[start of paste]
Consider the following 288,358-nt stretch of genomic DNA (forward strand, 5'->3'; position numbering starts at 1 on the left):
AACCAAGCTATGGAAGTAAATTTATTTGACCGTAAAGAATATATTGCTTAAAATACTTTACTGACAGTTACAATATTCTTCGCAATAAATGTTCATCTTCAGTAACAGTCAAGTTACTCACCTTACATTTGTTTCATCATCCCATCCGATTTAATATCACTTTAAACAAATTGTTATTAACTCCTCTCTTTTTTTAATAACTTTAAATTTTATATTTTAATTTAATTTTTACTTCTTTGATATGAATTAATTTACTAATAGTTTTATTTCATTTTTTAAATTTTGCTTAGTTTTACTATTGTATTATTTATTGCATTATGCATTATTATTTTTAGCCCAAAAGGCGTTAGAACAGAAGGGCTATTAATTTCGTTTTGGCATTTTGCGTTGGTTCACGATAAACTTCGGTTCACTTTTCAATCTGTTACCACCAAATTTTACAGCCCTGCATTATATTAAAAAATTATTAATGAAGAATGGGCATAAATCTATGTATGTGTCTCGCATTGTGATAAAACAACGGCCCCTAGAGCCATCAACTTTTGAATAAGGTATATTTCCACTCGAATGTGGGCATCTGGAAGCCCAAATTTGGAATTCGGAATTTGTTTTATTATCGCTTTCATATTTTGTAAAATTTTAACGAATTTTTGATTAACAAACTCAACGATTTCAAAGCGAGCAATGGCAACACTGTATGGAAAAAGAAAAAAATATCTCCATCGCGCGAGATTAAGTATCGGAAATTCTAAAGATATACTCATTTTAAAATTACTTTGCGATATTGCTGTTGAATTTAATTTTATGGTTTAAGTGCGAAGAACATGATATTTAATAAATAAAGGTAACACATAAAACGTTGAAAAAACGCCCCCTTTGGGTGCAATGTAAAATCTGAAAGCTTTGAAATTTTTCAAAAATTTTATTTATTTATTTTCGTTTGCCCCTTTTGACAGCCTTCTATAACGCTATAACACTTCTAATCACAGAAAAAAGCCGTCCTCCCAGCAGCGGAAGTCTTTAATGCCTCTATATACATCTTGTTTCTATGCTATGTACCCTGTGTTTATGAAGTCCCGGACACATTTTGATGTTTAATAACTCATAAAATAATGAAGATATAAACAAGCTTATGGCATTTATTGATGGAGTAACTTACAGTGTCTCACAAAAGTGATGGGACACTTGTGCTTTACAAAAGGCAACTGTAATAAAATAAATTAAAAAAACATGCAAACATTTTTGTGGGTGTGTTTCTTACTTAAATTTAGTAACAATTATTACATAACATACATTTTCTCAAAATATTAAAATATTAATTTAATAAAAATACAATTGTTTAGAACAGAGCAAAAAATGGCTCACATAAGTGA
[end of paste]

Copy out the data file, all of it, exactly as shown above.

Consider the following 288,358-nt stretch of genomic DNA (forward strand, 5'->3'; position numbering starts at 1 on the left):
AACCAAGCTATGGAAGTAAATTTATTTGACCGTAAAGAATATATTGCTTAAAATACTTTACTGACAGTTACAATATTCTTCGCAATAAATGTTCATCTTCAGTAACAGTCAAGTTACTCACCTTACATTTGTTTCATCATCCCATCCGATTTAATATCACTTTAAACAAATTGTTATTAACTCCTCTCTTTTTTTAATAACTTTAAATTTTATATTTTAATTTAATTTTTACTTCTTTGATATGAATTAATTTACTAATAGTTTTATTTCATTTTTTAAATTTTGCTTAGTTTTACTATTGTATTATTTATTGCATTATGCATTATTATTTTTAGCCCAAAAGGCGTTAGAACAGAAGGGCTATTAATTTCGTTTTGGCATTTTGCGTTGGTTCACGATAAACTTCGGTTCACTTTTCAATCTGTTACCACCAAATTTTACAGCCCTGCATTATATTAAAAAATTATTAATGAAGAATGGGCATAAATCTATGTATGTGTCTCGCATTGTGATAAAACAACGGCCCCTAGAGCCATCAACTTTTGAATAAGGTATATTTCCACTCGAATGTGGGCATCTGGAAGCCCAAATTTGGAATTCGGAATTTGTTTTATTATCGCTTTCATATTTTGTAAAATTTTAACGAATTTTTGATTAACAAACTCAACGATTTCAAAGCGAGCAATGGCAACACTGTATGGAAAAAGAAAAAAATATCTCCATCGCGCGAGATTAAGTATCGGAAATTCTAAAGATATACTCATTTTAAAATTACTTTGCGATATTGCTGTTGAATTTAATTTTATGGTTTAAGTGCGAAGAACATGATATTTAATAAATAAAGGTAACACATAAAACGTTGAAAAAACGCCCCCTTTGGGTGCAATGTAAAATCTGAAAGCTTTGAAATTTTTCAAAAATTTTATTTATTTATTTTCGTTTGCCCCTTTTGACAGCCTTCTATAACGCTATAACACTTCTAATCACAGAAAAAAGCCGTCCTCCCAGCAGCGGAAGTCTTTAATGCCTCTATATACATCTTGTTTCTATGCTATGTACCCTGTGTTTATGAAGTCCCGGACACATTTTGATGTTTAATAACTCATAAAATAATGAAGATATAAACAAGCTTATGGCATTTATTGATGGAGTAACTTACAGTGTCTCACAAAAGTGATGGGACACTTGTGCTTTACAAAAGGCAACTGTAATAAAATAAATTAAAAAAACATGCAAACATTTTTGTGGGTGTGTTTCTTACTTAAATTTAGTAACAATTATTACATAACATACATTTTCTCAAAATATTAAAATATTAATTTAATAAAAATACAATTGTTTAGAACAGAGCAAAAAATGGCTCACATAAGTGA